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10 Books Recommendations to Fight Depression and Finding the Inner Peace

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Mar is a child educator and an English lit graduate who enjoys reading and writing poems, articles, and short stories on various topics.

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Reading stimulates several parts of your mind. Processing the words you read requires comprehension, to start. Beyond that, reading words off of a page can help you develop your analytical skills, trigger memories, and even expand your creativity.
It has been demonstrated that delving into a good book will lower your stress levels. According to Dr. David Lewis' research, reading just six minutes a day can lower stress levels by 60% through lowering heart rate, reducing muscle tension, and modifying mood.

So, here is the list some books you can start reading now;

"Declutter your mind"

The book teaches us how to live a quiet and relaxed life, how to quit overthinking, and how to overcome worry. This book is for you if you want to get rid of all the negativity, overthinking, and tension from your head. The book is structured into four sections, each of which has a significant impact on our lives and contributes to stress and despair. Thoughts, Obligations, Relationships and Surroundings. The four parts are separately discussed and with given solutions.

"The subtle art of not giving a Fu*k"

This is one of my favorite books, and it is especially helpful for people who are facing failure. The book teaches you to accept yourself for who you are and what you can do. One day, each of us will depart from this earth. It doesn't really matter if we don't do something significant. Continuing to practice daily words and doing your best while admitting all of your shortcomings is a terrific approach to maintain a tranquil mind and a happy existence.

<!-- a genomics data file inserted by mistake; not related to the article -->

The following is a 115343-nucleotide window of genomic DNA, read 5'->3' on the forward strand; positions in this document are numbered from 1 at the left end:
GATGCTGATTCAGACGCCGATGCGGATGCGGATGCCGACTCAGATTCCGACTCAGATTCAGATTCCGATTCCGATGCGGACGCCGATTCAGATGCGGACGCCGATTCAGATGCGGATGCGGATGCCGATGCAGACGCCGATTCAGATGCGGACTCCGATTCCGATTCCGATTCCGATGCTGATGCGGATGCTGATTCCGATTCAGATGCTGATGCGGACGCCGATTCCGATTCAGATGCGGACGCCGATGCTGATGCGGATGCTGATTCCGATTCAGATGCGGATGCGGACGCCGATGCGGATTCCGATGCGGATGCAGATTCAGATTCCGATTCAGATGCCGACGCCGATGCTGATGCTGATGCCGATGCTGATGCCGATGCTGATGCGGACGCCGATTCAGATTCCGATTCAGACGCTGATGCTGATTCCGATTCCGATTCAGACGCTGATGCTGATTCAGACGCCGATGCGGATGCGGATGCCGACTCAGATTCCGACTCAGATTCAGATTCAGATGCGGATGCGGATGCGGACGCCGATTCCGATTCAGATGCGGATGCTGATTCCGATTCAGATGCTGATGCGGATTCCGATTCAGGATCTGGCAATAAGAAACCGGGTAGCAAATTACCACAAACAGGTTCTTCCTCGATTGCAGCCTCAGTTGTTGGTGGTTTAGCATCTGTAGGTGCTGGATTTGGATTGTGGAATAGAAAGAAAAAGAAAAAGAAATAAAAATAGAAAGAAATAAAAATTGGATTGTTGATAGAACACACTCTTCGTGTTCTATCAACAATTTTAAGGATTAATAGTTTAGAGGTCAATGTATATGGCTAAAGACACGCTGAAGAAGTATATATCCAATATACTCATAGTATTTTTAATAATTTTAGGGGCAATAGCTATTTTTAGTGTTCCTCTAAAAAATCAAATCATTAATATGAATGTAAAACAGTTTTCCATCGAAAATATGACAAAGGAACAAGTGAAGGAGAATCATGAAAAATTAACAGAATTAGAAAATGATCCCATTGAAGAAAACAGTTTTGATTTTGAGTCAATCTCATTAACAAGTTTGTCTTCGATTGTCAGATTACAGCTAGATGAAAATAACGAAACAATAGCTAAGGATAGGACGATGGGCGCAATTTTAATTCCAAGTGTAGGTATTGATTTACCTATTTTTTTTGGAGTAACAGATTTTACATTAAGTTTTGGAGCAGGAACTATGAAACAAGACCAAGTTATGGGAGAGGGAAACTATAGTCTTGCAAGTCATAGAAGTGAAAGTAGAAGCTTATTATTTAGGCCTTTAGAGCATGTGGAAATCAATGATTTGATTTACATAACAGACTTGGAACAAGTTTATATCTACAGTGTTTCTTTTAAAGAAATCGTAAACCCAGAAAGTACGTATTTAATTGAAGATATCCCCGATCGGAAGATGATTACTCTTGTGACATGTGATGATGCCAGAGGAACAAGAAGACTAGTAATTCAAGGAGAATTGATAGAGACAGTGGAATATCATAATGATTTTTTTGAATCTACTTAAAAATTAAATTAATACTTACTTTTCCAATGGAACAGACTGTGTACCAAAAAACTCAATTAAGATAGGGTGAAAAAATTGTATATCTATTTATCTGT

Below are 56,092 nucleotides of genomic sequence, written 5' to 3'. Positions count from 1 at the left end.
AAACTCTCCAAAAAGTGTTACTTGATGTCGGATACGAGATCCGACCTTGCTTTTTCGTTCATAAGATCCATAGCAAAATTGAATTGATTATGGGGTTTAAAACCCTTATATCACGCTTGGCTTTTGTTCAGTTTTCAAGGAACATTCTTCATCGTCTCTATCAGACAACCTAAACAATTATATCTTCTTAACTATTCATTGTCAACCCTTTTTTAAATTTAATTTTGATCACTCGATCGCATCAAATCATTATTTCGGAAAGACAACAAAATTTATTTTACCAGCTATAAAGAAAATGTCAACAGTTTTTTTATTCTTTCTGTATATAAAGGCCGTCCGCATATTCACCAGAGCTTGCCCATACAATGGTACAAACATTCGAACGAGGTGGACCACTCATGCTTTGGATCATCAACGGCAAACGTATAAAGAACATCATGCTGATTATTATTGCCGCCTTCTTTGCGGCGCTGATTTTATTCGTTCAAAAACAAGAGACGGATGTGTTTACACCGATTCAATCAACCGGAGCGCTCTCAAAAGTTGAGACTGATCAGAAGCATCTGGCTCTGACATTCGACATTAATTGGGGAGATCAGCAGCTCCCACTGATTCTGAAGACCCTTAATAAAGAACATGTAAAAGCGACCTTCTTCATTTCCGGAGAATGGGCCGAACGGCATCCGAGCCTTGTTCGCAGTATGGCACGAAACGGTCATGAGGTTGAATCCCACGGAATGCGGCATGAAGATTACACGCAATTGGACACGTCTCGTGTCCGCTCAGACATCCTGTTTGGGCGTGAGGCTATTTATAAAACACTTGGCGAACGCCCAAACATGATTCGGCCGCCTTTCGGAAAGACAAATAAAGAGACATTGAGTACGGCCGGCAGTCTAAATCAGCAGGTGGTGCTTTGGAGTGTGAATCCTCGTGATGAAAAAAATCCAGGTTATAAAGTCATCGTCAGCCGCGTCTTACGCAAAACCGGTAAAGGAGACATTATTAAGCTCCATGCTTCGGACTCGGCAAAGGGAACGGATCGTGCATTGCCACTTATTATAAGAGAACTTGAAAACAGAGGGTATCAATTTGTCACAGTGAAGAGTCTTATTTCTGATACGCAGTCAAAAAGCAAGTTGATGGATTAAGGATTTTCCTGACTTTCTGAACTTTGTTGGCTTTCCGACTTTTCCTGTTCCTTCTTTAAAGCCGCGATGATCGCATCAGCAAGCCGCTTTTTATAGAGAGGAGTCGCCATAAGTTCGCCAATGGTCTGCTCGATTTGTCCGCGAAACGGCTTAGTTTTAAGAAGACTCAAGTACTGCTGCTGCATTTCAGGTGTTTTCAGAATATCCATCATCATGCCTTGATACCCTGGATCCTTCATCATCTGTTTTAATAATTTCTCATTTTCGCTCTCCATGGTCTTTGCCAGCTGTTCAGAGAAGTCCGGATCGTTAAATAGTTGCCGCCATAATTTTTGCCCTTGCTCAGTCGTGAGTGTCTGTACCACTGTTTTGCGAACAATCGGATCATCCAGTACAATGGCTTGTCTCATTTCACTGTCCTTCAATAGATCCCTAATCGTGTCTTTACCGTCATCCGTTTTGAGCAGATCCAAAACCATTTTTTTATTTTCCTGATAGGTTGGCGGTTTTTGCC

"Atomic Habits"

This is one of the best books that may help us shape our daily lives by modifying our routines. We can gain bigger outcomes later in life in the shape of a more improved and healthier living if we change our daily behaviors. We all know that our everyday routines and work, as well as our thoughts, contribute to the formation of our habits. So, simply said, our habits define our lives, and we may transform our lives by changing a few small habits.

"Ikigai , A Japanese secret to a long and happy life"

This book is another illustration of how, as Japanese people, we may improve our daily lives while striving for a happier and longer life. The book was written by two authors after they visited Japan and were fascinated by the Japanese people's ability to live longer lives. They then interviewed them and discovered the methods and lifestyle practices they used. The book aids in the development of our prosperous futures and careers, as well as a happier, healthier, and longer existence.

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"How to stop overthinking"